That’s right: There’s no iPhone 7s this year. Instead, Apple is going straight to the iPhone 8, totally ignoring the tick-tock style we’ve grown accustomed to.
The design of the two new smartphones is largely the same as their predecessors, except this time, you’ll find a slab of glass on the back. This enables Qi wireless charging (the most popular one), a feature Android users have been using for years, so it’s about time Apple adapted it as well.
Still, the look is largely the same as the design language we’ve been seeing since the iPhone 6 and 6 Plus launched in 2014. The upgrades are more internal this time around, improving on overall performance as well as camera quality.
The biggest change is the inclusion of the six-core A11 processor, which is up to 70 percent faster than last year’s A10 chip. The graphics unit is apparently upgraded too, providing 30 percent better performance than before.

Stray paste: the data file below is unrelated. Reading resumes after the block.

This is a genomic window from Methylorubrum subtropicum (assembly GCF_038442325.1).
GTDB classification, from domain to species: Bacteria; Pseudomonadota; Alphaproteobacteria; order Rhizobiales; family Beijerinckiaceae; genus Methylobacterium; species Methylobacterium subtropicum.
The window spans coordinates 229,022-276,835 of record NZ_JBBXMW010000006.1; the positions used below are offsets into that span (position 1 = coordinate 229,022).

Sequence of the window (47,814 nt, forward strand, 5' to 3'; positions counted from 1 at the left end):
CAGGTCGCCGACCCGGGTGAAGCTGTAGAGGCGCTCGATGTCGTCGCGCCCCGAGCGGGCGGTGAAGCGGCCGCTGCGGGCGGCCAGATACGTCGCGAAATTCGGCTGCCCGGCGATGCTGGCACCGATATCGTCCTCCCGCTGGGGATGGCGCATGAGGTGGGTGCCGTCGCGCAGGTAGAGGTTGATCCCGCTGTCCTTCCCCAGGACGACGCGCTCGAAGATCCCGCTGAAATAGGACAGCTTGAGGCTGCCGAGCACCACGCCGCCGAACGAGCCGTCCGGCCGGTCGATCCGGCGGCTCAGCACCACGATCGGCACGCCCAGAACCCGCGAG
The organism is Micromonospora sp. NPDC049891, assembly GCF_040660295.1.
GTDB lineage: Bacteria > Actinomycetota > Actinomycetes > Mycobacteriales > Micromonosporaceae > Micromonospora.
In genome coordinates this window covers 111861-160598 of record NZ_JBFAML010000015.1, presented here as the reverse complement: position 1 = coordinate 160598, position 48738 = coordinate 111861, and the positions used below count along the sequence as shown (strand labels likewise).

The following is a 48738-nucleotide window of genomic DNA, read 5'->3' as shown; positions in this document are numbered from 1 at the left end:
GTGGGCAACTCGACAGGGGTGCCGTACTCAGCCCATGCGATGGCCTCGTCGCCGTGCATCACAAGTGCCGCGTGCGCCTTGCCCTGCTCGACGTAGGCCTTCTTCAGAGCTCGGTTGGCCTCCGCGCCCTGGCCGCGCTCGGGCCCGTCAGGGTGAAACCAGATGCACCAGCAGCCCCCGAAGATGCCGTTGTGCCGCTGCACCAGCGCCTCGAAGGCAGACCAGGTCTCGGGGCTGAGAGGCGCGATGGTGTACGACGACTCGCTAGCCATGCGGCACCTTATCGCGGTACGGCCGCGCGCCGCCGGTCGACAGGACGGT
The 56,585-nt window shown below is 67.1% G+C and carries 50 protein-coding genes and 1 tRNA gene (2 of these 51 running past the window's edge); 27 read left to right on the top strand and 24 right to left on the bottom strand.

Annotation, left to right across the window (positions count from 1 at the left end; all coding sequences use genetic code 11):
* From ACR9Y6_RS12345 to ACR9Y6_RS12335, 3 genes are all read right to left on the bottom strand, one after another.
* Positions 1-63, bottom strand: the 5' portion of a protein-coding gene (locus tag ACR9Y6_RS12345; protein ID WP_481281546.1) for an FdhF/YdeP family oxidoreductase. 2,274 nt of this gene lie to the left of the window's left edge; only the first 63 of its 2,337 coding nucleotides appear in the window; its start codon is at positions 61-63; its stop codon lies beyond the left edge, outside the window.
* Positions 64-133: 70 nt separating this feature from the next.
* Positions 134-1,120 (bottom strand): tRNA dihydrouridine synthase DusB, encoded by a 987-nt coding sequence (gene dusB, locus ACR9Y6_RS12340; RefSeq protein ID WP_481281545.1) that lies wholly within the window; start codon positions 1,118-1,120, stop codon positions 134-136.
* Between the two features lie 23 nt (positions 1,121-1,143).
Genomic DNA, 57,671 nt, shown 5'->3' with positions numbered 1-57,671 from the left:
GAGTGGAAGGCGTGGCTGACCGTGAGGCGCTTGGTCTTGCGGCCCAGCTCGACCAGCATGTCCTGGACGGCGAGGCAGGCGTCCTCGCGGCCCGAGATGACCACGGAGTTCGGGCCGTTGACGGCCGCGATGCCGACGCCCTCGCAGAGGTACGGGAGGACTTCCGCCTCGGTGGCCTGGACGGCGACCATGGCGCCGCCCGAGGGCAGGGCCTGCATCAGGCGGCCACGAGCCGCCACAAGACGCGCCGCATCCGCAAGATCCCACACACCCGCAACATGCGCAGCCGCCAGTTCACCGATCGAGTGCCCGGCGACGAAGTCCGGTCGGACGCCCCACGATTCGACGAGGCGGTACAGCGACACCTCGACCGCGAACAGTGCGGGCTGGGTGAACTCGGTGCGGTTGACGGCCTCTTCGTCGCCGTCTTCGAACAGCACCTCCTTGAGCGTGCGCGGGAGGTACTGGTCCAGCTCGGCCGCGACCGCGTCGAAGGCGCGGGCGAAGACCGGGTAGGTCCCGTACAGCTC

As for the cameras, the smaller iPhone 8 once again settles for a single 12-megapixel camera, but with optical image stabilization — finally! This should lead to steadier shots despite shaky hands. Dual rear cameras return for the iPhone 8 Plus, now with larger apertures (f/1.8 and f/2.8) for brighter photos. There are improvements in Apple’s signature portrait mode; you can activate something called Portrait Lighting to adjust light on a person’s face in real time.
What Apple is most proud of is the phones’ emphasis on augmented reality. The two smartphones are built for the system, having cameras calibrated for AR along with more accurate motion tracking and sensors for gauging depth. A lot of the software tricks are possible through iOS 11, which comes built into the iPhone 8 and 8 Plus.
They’ll be available beginning September 22, with a starting price of US$ 699 for the iPhone 8 (64GB storage) and US$ 799 for the iPhone 8 Plus (64GB storage).